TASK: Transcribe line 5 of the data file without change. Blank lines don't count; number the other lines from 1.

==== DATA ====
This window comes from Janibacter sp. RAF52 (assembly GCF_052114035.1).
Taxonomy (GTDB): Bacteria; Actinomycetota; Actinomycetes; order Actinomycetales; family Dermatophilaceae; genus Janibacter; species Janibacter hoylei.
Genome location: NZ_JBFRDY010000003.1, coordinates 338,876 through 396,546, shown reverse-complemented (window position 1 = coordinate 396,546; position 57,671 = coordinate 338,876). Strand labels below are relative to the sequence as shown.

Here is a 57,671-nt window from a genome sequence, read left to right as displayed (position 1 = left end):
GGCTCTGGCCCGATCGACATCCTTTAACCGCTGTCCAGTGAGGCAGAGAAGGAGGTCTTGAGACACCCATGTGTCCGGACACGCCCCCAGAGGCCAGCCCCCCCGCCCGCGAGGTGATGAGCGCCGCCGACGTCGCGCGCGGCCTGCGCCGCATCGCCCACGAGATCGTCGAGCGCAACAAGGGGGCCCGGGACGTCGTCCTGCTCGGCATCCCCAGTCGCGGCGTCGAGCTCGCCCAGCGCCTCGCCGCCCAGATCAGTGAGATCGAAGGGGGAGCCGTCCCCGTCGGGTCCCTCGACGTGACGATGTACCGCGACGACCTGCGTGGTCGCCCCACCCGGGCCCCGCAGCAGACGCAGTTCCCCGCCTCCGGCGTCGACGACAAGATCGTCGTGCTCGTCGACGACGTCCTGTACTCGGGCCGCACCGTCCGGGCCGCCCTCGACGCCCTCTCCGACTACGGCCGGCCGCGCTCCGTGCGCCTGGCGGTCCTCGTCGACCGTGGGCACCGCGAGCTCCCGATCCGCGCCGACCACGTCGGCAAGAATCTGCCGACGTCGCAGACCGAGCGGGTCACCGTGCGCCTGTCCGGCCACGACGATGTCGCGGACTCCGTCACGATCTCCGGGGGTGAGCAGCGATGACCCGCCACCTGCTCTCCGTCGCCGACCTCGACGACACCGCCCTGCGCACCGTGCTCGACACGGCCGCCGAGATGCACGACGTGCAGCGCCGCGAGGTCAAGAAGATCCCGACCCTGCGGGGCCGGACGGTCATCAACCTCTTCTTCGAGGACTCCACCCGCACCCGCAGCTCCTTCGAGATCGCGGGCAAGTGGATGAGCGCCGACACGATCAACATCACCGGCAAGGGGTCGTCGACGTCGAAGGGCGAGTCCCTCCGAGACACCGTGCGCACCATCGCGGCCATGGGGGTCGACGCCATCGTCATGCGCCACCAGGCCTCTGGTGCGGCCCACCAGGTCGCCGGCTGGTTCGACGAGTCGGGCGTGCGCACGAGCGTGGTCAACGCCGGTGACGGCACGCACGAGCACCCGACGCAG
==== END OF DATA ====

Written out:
GGCTCTGGCCCGATCGACATCCTTTAACCGCTGTCCAGTGAGGCAGAGAAGGAGGTCTTGAGACACCCATGTGTCCGGACACGCCCCCAGAGGCCAGCCCCCCCGCCCGCGAGGTGATGAGCGCCGCCGACGTCGCGCGCGGCCTGCGCCGCATCGCCCACGAGATCGTCGAGCGCAACAAGGGGGCCCGGGACGTCGTCCTGCTCGGCATCCCCAGTCGCGGCGTCGAGCTCGCCCAGCGCCTCGCCGCCCAGATCAGTGAGATCGAAGGGGGAGCCGTCCCCGTCGGGTCCCTCGACGTGACGATGTACCGCGACGACCTGCGTGGTCGCCCCACCCGGGCCCCGCAGCAGACGCAGTTCCCCGCCTCCGGCGTCGACGACAAGATCGTCGTGCTCGTCGACGACGTCCTGTACTCGGGCCGCACCGTCCGGGCCGCCCTCGACGCCCTCTCCGACTACGGCCGGCCGCGCTCCGTGCGCCTGGCGGTCCTCGTCGACCGTGGGCACCGCGAGCTCCCGATCCGCGCCGACCACGTCGGCAAGAATCTGCCGACGTCGCAGACCGAGCGGGTCACCGTGCGCCTGTCCGGCCACGACGATGTCGCGGACTCCGTCACGATCTCCGGGGGTGAGCAGCGATGACCCGCCACCTGCTCTCCGTCGCCGACCTCGACGACACCGCCCTGCGCACCGTGCTCGACACGGCCGCCGAGATGCACGACGTGCAGCGCCGCGAGGTCAAGAAGATCCCGACCCTGCGGGGCCGGACGGTCATCAACCTCTTCTTCGAGGACTCCACCCGCACCCGCAGCTCCTTCGAGATCGCGGGCAAGTGGATGAGCGCCGACACGATCAACATCACCGGCAAGGGGTCGTCGACGTCGAAGGGCGAGTCCCTCCGAGACACCGTGCGCACCATCGCGGCCATGGGGGTCGACGCCATCGTCATGCGCCACCAGGCCTCTGGTGCGGCCCACCAGGTCGCCGGCTGGTTCGACGAGTCGGGCGTGCGCACGAGCGTGGTCAACGCCGGTGACGGCACGCACGAGCACCCGACGCAG